The Black liberation-communalist MOVE group had two major faceoffs with the city of Philadelphia. The second time had shocking, deadly results.
The militarization of American police departments, on display during the Ferguson protests, has roots in numerous strategies for “dealing” with Black activist movements in the ’60s and ’70s. Few events symbolize the results of this warlike behavior more clearly—and scarily—than when, 31 years to this day, police bombed a West Philadelphia rowhouse occupied by the Black radical, back-to-nature group MOVE.
The police department had long considered MOVE the enemy. In the ’70s, under the leadership of the notoriously racist police chief then mayor, Frank Rizzo, police regularly clashed with the group.
MOVE was a polarizing force in their freshly integrated, left-leaning Powelton Village neighborhood due to their expletive-laced interruptions of community meetings, their recycling method of throwing garbage into their backyard, and their refusal to kill vermin. While quality-of-life complaints factored into the law enforcement response to MOVE, the group’s protests against police violence and the incarceration of members most rankled authorities.
On August 8, 1978, police conducted a military-style raid with the intention of evicting MOVE from their residential headquarters. In an ensuing shootout, a police officer was killed. Several MOVE members, firefighters and other cops were wounded. Police severely beat one MOVE member extracted from the house in full view of news cameras. Nine members, known as the MOVE 9, were incarcerated.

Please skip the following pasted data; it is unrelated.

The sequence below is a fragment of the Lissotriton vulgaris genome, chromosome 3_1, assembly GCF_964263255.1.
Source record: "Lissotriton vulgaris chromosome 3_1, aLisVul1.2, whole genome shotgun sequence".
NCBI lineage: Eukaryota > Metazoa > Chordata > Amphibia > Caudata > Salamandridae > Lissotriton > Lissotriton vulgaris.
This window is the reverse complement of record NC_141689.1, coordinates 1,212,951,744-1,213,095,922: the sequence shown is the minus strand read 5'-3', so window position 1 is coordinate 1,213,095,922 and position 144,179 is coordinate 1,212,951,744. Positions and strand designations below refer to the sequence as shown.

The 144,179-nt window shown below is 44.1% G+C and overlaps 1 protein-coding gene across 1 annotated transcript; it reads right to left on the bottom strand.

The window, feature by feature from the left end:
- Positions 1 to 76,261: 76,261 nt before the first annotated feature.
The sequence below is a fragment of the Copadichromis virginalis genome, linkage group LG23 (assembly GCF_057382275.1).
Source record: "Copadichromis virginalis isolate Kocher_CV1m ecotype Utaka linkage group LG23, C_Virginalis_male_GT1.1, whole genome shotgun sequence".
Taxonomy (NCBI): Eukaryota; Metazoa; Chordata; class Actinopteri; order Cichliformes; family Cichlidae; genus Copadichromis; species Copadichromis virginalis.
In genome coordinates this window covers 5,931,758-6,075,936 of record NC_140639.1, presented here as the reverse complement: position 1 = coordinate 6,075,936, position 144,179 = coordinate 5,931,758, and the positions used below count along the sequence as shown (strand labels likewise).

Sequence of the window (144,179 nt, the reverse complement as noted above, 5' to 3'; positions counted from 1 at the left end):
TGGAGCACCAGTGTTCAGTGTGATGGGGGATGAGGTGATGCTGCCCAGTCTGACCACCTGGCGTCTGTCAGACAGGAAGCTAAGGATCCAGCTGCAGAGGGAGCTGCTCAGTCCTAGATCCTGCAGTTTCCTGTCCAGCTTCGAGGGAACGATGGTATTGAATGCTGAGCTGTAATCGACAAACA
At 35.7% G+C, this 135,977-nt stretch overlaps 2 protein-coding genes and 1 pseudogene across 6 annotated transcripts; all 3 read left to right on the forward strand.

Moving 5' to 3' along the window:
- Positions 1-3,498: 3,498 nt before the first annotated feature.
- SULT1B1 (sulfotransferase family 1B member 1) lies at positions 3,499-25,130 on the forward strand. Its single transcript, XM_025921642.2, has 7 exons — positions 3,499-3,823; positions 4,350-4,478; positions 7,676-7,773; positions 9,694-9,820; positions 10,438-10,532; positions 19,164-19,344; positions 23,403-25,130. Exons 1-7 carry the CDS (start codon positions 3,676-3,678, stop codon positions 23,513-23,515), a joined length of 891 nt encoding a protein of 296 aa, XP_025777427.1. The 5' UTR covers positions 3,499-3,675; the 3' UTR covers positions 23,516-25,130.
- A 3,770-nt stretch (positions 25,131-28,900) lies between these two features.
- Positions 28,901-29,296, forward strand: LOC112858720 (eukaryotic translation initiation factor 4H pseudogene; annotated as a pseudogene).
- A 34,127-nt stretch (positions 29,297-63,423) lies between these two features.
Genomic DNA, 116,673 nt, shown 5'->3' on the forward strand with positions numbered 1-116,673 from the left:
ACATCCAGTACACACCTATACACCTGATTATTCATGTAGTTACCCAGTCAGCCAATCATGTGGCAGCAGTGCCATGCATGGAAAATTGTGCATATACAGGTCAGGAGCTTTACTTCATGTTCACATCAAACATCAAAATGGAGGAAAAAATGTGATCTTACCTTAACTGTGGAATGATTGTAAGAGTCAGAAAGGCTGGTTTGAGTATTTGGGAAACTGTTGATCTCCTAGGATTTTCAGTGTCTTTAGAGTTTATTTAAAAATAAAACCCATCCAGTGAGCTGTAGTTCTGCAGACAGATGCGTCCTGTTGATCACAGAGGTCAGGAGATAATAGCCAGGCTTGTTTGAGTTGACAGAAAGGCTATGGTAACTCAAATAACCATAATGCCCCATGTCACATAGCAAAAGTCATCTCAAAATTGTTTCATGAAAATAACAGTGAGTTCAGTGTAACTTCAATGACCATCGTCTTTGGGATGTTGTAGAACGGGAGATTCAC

By May 1985, the group had relocated to a home in the predominantly Black, middle class neighborhood of Cobbs Creek. Many neighbors regarded MOVE as a menace due to its use of bullhorns in protesting the incarceration of its members, sanitation problems at the home and a rooftop bunker members had built to defend itself against another military-style raid by police. (According to Colorlines editorial director and West Philadelphia native Akiba Solomon, some community members disparaged MOVE for wearing dredlocks, a hairstyle they considered dirty in 1980s.)
The protracted conflict between police and MOVE once again erupted on May 13, 1985. Under the leadership of the city’s first Black mayor, Wilson Goode, firefighters and police used high-power hoses and thousands of rounds of ammunition to force members out of their home. A little after 5 p.m. a police helicopter dropped two C-4 bombs on the home. As instructed, firefighters let the fire burn.
Six MOVE children and five adults were burnt to death and 61 homes were destroyed.
Today, surviving members of the MOVE 9 remain incarcerated despite their eligibility for parole in 2008. The 1985 police attack on the MOVE house is one of the last times a police department dropped an actual bomb on its residents.
Source: Color Lines